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OM in the News: Your Foam Coffee Cup Is Fighting for Its Life

February 12, 2020

Dart’s single-use containers.

The Dart Container Corporation, which makes foam products, is a manufacturing behemoth and produced a fortune for the family behind it. Dart makes, by the millions, white foam cups, clamshells, coffee cup lids, and disposable forks and knives — the single-use containers that enable Americans to eat and drink on the go. It employs 15,000 people across 14 states. But now many of its products are being labeled as environmental blights contributing to the world’s plastic pollution problem, writes The New York Times (Feb. 11, 2020).

Cities and states are increasingly banning one of Dart’s signature products, foam food and beverage containers, which can harm fish and other marine life. Maine and Maryland banned polystyrene foam containers last year, and nearly 60 nations have enacted or are in the process of passing similar prohibitions. Environmental groups say polystyrene containers are difficult to recycle in any meaningful way. They believe the harm that plastic pollution can inflict on marine life is immediate. “There is overwhelming evidence that this material is seriously damaging the earth,” said a Maryland lawmaker.

But Dart is not backing down. After Maryland voted to ban foam, Dart shut down its warehouses in the state, displacing 90 workers and sending a signal to other locales. San Diego recently decided to suspend enforcement of its polystyrene ban in the face of a lawsuit by Dart. Even as the market for polystyrene shrinks, many environmental groups want to abolish foam entirely because if it ends up as litter, it can break down easily into small pieces, harming fish and animals that ingest it. For humans, plastic fibers have been found in everything from drinking water to table salt.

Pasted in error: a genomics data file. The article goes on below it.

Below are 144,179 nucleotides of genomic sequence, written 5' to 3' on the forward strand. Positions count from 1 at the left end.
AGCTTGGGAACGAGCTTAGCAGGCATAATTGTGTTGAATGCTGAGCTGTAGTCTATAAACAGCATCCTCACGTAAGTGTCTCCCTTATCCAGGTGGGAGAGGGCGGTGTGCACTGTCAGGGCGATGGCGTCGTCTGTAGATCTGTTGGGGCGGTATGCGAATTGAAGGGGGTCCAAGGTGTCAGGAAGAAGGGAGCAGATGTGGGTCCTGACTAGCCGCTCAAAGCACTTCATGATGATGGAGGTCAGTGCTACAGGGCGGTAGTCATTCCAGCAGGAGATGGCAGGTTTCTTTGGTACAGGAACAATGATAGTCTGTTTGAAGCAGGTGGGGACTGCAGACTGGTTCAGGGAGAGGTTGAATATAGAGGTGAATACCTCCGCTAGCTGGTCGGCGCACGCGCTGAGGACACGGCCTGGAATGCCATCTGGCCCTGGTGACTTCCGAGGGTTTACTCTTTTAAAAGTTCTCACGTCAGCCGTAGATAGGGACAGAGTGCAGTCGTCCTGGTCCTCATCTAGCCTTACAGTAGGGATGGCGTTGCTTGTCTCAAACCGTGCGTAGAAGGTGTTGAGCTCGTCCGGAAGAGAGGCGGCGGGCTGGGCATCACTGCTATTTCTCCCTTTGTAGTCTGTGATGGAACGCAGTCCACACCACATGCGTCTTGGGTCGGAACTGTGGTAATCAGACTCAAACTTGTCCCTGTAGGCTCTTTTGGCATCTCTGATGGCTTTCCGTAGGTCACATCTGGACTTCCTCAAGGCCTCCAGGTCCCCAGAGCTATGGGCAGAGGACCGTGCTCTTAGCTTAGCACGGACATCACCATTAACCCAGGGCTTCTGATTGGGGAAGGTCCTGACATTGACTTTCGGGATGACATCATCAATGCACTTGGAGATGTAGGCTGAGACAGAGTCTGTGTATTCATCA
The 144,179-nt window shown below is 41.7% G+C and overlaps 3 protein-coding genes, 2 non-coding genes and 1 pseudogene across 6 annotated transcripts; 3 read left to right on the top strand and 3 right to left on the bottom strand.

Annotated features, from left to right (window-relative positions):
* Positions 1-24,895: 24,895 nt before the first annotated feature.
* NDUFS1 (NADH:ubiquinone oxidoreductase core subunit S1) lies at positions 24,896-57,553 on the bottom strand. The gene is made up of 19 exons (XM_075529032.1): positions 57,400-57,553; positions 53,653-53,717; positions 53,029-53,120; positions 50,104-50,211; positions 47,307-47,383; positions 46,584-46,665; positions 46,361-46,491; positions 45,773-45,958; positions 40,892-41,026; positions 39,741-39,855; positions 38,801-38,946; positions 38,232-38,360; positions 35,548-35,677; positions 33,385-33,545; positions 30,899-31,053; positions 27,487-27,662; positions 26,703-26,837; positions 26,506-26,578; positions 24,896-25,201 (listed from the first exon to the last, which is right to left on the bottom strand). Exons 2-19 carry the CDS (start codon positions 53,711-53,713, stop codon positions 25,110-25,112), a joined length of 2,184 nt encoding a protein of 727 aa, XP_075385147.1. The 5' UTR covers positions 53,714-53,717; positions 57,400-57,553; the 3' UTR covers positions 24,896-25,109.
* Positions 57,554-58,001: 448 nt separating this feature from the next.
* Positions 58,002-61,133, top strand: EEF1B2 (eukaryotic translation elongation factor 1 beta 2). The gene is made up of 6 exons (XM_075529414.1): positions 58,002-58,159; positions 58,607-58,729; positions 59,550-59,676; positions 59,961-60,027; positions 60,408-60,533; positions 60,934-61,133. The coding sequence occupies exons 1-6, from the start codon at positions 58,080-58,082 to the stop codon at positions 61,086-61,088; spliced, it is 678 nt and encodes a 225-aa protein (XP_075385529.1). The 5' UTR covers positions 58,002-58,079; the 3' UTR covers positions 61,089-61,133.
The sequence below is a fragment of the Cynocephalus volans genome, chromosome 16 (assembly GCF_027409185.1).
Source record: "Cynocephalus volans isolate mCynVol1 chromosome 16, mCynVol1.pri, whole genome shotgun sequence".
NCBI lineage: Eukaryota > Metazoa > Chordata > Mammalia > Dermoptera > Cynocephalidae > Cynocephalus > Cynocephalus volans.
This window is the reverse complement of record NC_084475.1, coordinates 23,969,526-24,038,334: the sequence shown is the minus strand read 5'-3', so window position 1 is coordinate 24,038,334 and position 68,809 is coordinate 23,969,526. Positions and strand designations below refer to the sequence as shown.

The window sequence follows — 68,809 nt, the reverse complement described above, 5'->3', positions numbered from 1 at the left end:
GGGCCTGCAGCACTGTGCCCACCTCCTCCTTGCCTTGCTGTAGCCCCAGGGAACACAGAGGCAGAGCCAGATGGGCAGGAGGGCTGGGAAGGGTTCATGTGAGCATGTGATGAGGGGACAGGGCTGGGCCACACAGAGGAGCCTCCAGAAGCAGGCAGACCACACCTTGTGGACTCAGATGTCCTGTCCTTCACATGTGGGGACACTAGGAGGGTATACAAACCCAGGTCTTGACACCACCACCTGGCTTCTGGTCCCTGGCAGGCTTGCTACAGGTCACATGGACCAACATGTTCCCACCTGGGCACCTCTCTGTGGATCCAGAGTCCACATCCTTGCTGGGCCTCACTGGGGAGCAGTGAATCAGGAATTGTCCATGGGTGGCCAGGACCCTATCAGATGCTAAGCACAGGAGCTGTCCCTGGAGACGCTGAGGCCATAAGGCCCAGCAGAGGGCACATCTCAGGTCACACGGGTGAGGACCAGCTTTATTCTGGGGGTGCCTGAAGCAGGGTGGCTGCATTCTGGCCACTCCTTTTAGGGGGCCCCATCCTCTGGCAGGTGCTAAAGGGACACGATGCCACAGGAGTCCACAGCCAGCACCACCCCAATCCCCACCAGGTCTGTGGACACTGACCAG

The same properties that can make foam an environmental problem also make it profitable to manufacture. The costs are low because foam is 95% air and can be made using relatively little raw plastic.

Classroom discussion questions:

  1. Relate this issue to the Triple Bottom Line, as discussed in Supplement 5 in your Heizer/Render/Munson text.
  2.  What is Dart’s position in terms of sustainability?
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